Congratulations to Neil Ginty, our latest team member to pass the grueling battery of National Council of Architecture Registration Boards (NCARB) examinations and be one step away from being a licensed architect!
Did you know NCARB certification requires passing six exams that together total 21 hours of test time? Whether you’re a designer or a potential client curious about the knowledge base that’s part of the value of hiring an architect, read on for Neil’s reflections on passing:
Take More than One Test at a Time
NCARB say otherwise but I felt there was a lot of overlap between the divisions. I studied for PCM (Practice Management), PJM (Project Management), and C&E (Construction & Evaluation) together and did them a week apart. I definitely recommend it. You can also group PPD (Project Planning & Design) with either P&A (Programming & Analysis) or PDD (Project Development & Documentation). I found the last three to be the harder exams, so grouping them together might be a stretch.
Don’t Be Afraid to Fail
Pass rates are currently hovering just over 50%. I was bang average on the first go around—passing three and failing three. Don’t be deterred by fear of failing. It’s worth going through the process and establishing what you’re weak on.
Use Multiple Sources of Study Material
You cannot rely on the third-party material alone for these exams. The reading list in the ARE 5.0 Handbook is critical, although not all of it. The handbook mentions a lot of information-heavy books—so skim some and be selective. Make sure you understand what you do read, though. My personal favorites were the Ching books Building Construction Illustrated and Building Codes Illustrated, plus the Architect’s Handbook of Professional Practice, the Architect’s Studio Companion, and Architectural Graphic Standards (depending on the exam of course).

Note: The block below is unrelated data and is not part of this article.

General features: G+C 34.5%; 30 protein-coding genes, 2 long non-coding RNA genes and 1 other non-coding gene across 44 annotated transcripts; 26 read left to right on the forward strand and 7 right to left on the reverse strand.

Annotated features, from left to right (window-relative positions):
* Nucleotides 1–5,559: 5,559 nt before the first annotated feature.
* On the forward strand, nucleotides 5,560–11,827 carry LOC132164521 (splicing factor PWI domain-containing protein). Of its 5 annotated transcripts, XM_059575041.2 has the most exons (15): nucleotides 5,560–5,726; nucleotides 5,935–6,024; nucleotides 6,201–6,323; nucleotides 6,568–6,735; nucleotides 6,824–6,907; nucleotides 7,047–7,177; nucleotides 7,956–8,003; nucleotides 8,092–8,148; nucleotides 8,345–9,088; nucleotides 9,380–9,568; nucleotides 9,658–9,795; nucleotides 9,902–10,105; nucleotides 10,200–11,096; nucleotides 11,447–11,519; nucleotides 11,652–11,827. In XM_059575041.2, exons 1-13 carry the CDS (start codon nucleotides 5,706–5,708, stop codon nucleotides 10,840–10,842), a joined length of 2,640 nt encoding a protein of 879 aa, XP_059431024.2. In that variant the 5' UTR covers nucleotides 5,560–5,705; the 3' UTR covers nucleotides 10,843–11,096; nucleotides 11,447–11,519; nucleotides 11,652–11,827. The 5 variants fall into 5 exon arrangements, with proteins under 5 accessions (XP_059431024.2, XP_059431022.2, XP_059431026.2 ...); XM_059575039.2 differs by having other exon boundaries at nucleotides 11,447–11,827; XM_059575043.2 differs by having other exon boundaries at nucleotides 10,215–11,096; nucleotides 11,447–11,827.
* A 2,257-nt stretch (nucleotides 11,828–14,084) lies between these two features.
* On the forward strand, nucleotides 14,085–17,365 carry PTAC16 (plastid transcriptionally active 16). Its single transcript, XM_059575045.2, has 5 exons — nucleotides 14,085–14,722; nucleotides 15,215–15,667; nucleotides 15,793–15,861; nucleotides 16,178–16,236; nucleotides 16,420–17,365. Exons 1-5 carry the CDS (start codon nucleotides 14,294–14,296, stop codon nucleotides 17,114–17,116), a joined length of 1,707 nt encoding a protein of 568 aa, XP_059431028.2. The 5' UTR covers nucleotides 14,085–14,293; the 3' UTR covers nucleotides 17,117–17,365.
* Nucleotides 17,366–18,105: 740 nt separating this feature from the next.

Together, the ARE 5.0 Handbook and the third-party books are good for helping identify what you need to study and also good to revisit as an exam draws closer.
Practice with Mock Exams
I mostly used the Ballast practice exams. While not bad overall, these are riddled with discomforting typos.
To study for my final exam (PPD) I tried Brightwood, Designerhacks, and Black Spectacles. None of them fully reflect the type of questions you’ll see, but they’re a great learning tool nonetheless:
This didn’t have a great pool of questions and effectively became flashcards for me—not a bad thing. They give you an option of 10 or 25 question pop-quizzes or a full exam—the shorter ones were good for BART commutes
This format was almost identical to NCARB’s and had pretty decent pool of questions.
I found this to be the most difficult one (which was good), and the custom exams are great for focusing study on weaker areas.
Try My Exam Strategy
Initially, I tackled the questions in order, meaning I faced the Case Studies last—by which time I was usually exhausted. For me, doing them first proved much better. There can be a lot of information to sift through for an answer. Being fresher made that easier.
Explore the ARE 5.0 Community
NCARB maintains an online forum for people to chat through their experiences. Check it out for some good write-ups on what and how to study effectively.